5 things we learned from this week’s World Aviation Festival in London

Sep 6, 2019

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The World Aviation Festival has just wrapped up in London. Despite its relatively small size compared with the likes of the epic ITB Berlin event, which TPG covers each year, the event attracted an impressive list of high-profile airline executives from the likes of Emirates, Virgin Atlantic and JetBlue.

Here’s what I learned from this years event.

1. Sustainability is becoming a huge issue in commercial aviation

After passing through a sea of sustainability protesters picketing the event outside, inside “sustainability” was the hottest topic of the event. There were a lot of canned, pre-prepared responses from airline executives with platitudes like “we are looking seriously at the issue.” And there also was some finger-pointing. EasyJet CEO Johan Lundgren was pressed on whether the explosion of low cost flights in Europe encouraged people to travel not because they needed to, but because it was very affordable, meaning passengers flew far more than they necessary.

He dodged the question by saying that his planes are more fuel efficient and therefore sustainable than premium and legacy airlines (such as a “large German airline”), so they should be looking at their own emissions before pointing the fingers at low cost airlines.

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2. Emirates paints a very gloomy picture of the aviation world

Arguably, the biggest name speaking at the event was Tim Clark, the long-term President of Emirates. It was standing-room only for his keynote interview, with close to 1,000 delegates packing the conference room to hear him speak. When asked “How’s things at Emirates?,” he launched into a very depressing view of the current situation of the airline, even using the term “just keeping our heads above water.” Among the current troubles, he singled out:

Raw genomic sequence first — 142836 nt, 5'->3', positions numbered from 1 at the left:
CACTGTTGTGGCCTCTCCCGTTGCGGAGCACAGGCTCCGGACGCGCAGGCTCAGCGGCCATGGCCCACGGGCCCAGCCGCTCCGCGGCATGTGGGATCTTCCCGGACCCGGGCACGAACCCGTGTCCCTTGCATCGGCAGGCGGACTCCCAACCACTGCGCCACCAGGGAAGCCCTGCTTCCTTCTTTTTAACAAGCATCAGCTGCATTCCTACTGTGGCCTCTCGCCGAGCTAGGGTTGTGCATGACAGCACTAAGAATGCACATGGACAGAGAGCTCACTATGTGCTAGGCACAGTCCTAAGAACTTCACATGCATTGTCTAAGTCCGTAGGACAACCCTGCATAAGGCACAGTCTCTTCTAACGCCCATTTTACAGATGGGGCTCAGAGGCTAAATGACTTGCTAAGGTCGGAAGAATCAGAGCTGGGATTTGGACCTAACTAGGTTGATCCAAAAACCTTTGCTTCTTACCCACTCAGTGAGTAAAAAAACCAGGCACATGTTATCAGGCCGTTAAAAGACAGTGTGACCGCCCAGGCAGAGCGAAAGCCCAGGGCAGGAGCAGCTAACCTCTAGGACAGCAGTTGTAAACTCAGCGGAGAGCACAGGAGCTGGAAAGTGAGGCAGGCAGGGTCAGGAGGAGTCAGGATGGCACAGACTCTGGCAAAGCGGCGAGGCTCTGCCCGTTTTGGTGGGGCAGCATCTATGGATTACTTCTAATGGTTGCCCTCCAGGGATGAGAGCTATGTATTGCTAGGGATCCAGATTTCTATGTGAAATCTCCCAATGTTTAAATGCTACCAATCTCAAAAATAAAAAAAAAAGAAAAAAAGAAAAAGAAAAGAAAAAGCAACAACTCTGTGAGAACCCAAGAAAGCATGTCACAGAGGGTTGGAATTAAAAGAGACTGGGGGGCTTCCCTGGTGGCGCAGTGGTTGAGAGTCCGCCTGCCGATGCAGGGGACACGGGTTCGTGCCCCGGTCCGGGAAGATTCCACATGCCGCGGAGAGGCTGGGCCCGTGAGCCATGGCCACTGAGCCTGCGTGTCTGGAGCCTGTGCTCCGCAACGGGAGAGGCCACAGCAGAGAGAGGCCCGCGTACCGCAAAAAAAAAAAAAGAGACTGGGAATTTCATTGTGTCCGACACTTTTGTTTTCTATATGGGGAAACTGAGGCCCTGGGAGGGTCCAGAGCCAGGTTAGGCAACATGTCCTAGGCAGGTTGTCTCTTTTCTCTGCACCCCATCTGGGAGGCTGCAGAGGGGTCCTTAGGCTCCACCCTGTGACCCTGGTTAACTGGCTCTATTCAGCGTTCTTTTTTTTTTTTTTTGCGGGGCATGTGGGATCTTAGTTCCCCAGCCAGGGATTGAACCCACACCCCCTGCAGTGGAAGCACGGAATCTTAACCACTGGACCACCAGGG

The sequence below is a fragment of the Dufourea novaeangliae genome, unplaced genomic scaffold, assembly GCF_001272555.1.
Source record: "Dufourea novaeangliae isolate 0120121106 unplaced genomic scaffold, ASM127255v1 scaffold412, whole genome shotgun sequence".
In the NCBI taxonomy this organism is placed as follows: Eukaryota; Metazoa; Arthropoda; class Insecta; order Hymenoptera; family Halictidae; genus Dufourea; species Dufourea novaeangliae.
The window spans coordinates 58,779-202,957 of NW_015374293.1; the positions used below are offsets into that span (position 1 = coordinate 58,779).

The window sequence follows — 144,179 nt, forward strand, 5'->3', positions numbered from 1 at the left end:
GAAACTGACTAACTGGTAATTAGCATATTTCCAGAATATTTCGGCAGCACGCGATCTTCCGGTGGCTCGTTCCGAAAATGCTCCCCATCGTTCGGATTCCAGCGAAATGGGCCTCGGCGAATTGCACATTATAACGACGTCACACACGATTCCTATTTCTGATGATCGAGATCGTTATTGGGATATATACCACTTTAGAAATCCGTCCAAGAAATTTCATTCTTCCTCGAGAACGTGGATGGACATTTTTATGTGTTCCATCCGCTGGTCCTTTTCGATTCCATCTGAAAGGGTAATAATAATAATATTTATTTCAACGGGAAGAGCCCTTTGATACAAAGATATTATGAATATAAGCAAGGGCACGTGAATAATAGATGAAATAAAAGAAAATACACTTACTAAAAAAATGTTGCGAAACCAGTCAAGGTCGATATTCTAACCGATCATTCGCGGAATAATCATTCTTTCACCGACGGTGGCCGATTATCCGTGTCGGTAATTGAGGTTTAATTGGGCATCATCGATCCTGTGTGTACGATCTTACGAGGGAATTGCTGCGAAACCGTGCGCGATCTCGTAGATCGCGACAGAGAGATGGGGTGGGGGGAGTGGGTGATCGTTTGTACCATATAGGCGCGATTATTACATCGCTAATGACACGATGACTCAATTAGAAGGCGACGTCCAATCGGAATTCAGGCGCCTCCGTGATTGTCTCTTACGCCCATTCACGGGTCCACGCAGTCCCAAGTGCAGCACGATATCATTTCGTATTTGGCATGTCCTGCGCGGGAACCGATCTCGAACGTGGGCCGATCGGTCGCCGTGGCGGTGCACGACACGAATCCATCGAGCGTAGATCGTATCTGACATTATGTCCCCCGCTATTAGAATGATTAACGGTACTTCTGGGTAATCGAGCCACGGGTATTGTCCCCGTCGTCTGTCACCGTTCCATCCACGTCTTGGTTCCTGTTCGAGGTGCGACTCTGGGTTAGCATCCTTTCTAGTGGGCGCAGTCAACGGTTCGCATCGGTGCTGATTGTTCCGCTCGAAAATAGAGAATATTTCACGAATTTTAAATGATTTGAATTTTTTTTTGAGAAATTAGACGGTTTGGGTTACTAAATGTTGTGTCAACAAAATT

• Currency devaluations in both Argentina and the UK
  • Political uncertainty in Hong Kong
  • A contracting global economy
  • Inability to grow in France, Germany and Canada because of government imposed capacity limits as a result of lobbying by local airlines
  • Frustrations with both Airbus and Boeing

Clark did reveal that despite the huge uncertainty in the UK market this year with Brexit worries, it remains the single most important and profitable country for the carriers outside its home market of the United Arab Emirates. And while other markets contract, the UK continues to grow at 6% to 8% every year. He said he is proud that the nine daily Airbus A380 frequencies shared across London Heathrow and Gatwick run at 93% capacity.

Dubai International Airport (DXB) (Image by GIUSEPPE CACACE/AFP/Getty Images)
Dubai International Airport (DXB) (Image by GIUSEPPE CACACE/AFP/Getty Images)

3. Virgin Atlantic considered starting a long-haul low cost airline to compete with Norwegian

Shai Weiss, CEO of Virgin Atlantic, was asked about how he continued planning to compete with popular low-cost airline Norwegian. The airlines compete on many of the same routes between London and the USA. Weiss actually revealed that Virgin Atlantic seriously considered starting its own long-haul, low-cost airline to compete with Norwegian (which has a lower cost base) but ruled it out because it is “not in their DNA” to be low cost.

Related: Emirates Doesn’t Plan on Retiring Its Airbus A380s Anytime Soon


4. JetBlue still hasn’t even ruled out a single London airport to operate to

Speaking of low cost across the Atlantic, there’s plenty of excitement about JetBlue commencing services to the UK in 2021. Against that backdrop, President Joanna Geraghty disclosed that has JetBlue not chosen a London airport to operate to, it hasn’t even ruled any out.

Yes, Heathrow, Gatwick, Stansted and Luton are all still possibilities, with Geraghty even hinting it might operate to more than one.

You can read more details about the different London airport options here.

JetBlue’s Mint service. Photo by The Points Guy

5. Air Canada’s revamped Aeroplan is almost ready

Air Canada’s Vice President, Loyalty and E-commerce Mark Nasr, revealed a surprising amount about the new Aeroplan when it returns to Air Canada’s control next year. While he refused to confirm if redemption rates would change, he did confirm award charts would remain and that Air Canada would not follow the trend of airlines like Delta that have done away with award charts.

The company has also made decisions regarding the future of upgrades for its top-tier elites: The current eUpgrades credits will remain in place. Their new app is also expected to make award bookings much simpler. Read more on the new Aeroplan here.

Featured image by Alberto Riva/TPG

Related: JetBlue Just Bought a Plane That Can Reach Deep Into Europe


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